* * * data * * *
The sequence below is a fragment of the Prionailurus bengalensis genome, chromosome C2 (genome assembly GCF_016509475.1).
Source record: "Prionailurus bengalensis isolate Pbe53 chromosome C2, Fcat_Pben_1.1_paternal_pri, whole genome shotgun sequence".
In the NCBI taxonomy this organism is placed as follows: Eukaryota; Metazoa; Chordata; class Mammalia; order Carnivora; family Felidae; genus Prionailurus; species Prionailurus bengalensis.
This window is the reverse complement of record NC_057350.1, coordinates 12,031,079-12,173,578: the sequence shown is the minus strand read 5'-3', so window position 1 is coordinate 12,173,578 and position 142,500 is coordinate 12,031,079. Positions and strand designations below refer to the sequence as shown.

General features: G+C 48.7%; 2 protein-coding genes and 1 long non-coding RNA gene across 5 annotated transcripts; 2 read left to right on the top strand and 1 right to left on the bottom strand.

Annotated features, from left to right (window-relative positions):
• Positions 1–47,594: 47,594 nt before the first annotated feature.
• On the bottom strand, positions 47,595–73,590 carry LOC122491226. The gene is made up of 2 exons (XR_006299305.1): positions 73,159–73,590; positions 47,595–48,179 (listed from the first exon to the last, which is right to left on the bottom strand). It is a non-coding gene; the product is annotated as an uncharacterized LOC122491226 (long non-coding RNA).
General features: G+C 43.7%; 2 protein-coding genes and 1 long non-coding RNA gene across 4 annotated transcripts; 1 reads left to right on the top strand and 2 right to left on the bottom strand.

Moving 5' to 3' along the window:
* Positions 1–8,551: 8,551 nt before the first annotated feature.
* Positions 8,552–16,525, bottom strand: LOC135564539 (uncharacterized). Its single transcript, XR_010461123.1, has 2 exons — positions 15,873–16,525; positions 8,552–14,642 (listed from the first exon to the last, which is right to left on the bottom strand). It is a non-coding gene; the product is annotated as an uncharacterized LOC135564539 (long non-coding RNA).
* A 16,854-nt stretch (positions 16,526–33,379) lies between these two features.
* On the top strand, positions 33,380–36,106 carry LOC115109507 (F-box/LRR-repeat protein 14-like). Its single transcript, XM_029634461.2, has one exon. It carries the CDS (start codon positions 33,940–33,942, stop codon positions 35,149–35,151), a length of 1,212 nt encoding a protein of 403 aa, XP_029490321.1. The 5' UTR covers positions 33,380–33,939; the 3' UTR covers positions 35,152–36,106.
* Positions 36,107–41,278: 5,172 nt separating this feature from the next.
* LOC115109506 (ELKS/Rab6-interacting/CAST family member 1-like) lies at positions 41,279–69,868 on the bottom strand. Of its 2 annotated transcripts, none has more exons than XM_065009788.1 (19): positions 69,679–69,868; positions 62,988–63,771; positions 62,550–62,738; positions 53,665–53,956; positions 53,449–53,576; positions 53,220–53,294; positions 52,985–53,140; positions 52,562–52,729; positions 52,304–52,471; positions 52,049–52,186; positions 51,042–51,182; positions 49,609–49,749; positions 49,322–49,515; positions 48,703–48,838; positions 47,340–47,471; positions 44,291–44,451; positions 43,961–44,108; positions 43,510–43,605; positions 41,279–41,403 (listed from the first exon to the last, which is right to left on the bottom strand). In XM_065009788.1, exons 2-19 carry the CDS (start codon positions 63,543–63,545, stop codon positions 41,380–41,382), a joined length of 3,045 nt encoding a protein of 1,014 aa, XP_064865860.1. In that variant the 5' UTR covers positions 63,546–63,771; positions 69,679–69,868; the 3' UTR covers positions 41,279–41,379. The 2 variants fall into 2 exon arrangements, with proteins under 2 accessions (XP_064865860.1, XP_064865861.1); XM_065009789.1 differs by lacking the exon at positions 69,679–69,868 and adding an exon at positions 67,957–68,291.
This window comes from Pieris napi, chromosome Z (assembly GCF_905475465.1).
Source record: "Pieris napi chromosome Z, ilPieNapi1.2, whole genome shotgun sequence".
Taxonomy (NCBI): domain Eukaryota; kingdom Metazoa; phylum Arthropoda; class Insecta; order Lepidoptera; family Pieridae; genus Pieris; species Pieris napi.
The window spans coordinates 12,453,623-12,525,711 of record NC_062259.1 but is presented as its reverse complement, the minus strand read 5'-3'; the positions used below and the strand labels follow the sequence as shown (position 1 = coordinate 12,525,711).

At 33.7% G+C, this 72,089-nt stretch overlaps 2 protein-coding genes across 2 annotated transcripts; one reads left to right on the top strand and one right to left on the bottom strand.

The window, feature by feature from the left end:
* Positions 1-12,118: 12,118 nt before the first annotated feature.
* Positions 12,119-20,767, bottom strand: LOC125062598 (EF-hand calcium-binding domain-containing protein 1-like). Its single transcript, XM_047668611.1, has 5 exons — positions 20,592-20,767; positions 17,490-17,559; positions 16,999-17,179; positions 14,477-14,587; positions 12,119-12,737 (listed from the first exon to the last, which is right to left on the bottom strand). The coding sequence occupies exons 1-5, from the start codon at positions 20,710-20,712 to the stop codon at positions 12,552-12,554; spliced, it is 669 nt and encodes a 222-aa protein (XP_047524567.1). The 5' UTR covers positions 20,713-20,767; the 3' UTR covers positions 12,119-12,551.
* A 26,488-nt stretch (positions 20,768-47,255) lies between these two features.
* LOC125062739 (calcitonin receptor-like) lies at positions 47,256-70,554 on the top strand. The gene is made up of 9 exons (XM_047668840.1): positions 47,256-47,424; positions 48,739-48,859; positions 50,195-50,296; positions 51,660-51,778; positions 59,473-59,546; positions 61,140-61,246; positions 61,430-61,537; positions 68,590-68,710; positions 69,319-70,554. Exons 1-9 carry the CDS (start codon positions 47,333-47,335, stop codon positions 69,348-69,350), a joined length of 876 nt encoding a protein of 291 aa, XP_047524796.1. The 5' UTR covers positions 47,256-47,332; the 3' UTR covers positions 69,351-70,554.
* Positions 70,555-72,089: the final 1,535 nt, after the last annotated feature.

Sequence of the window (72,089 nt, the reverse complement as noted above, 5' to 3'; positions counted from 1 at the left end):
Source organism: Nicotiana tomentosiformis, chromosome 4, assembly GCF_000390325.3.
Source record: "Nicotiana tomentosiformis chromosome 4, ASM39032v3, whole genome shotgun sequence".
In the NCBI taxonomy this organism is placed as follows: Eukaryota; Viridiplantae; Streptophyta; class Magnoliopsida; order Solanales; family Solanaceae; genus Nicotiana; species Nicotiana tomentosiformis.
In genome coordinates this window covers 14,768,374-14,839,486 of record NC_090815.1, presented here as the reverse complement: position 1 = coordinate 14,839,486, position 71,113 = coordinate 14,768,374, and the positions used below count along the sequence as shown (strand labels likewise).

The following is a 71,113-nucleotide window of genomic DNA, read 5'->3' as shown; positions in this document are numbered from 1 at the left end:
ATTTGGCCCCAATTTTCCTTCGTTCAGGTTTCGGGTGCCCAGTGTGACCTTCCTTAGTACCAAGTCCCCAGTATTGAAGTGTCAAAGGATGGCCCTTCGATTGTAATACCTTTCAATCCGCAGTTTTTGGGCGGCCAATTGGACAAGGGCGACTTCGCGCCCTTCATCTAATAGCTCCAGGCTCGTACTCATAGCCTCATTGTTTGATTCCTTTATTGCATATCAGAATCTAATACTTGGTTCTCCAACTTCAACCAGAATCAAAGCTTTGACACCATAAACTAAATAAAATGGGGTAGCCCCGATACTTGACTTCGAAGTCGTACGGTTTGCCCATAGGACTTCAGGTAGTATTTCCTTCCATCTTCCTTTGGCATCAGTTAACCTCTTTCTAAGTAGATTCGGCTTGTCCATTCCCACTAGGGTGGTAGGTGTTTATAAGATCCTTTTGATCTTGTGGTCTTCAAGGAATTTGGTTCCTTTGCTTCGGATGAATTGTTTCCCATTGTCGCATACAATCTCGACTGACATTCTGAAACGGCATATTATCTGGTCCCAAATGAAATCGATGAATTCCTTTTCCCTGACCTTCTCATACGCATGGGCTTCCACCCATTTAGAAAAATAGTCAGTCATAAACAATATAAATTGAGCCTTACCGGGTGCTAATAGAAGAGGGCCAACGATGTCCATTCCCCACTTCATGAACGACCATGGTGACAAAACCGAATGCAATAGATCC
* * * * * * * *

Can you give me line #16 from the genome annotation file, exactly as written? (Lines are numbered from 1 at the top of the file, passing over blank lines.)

* LOC115109506 (ELKS/Rab6-interacting/CAST family member 1-like) lies at positions 41,279–69,868 on the bottom strand. Of its 2 annotated transcripts, none has more exons than XM_065009788.1 (19): positions 69,679–69,868; positions 62,988–63,771; positions 62,550–62,738; positions 53,665–53,956; positions 53,449–53,576; positions 53,220–53,294; positions 52,985–53,140; positions 52,562–52,729; positions 52,304–52,471; positions 52,049–52,186; positions 51,042–51,182; positions 49,609–49,749; positions 49,322–49,515; positions 48,703–48,838; positions 47,340–47,471; positions 44,291–44,451; positions 43,961–44,108; positions 43,510–43,605; positions 41,279–41,403 (listed from the first exon to the last, which is right to left on the bottom strand). In XM_065009788.1, exons 2-19 carry the CDS (start codon positions 63,543–63,545, stop codon positions 41,380–41,382), a joined length of 3,045 nt encoding a protein of 1,014 aa, XP_064865860.1. In that variant the 5' UTR covers positions 63,546–63,771; positions 69,679–69,868; the 3' UTR covers positions 41,279–41,379. The 2 variants fall into 2 exon arrangements, with proteins under 2 accessions (XP_064865860.1, XP_064865861.1); XM_065009789.1 differs by lacking the exon at positions 69,679–69,868 and adding an exon at positions 67,957–68,291.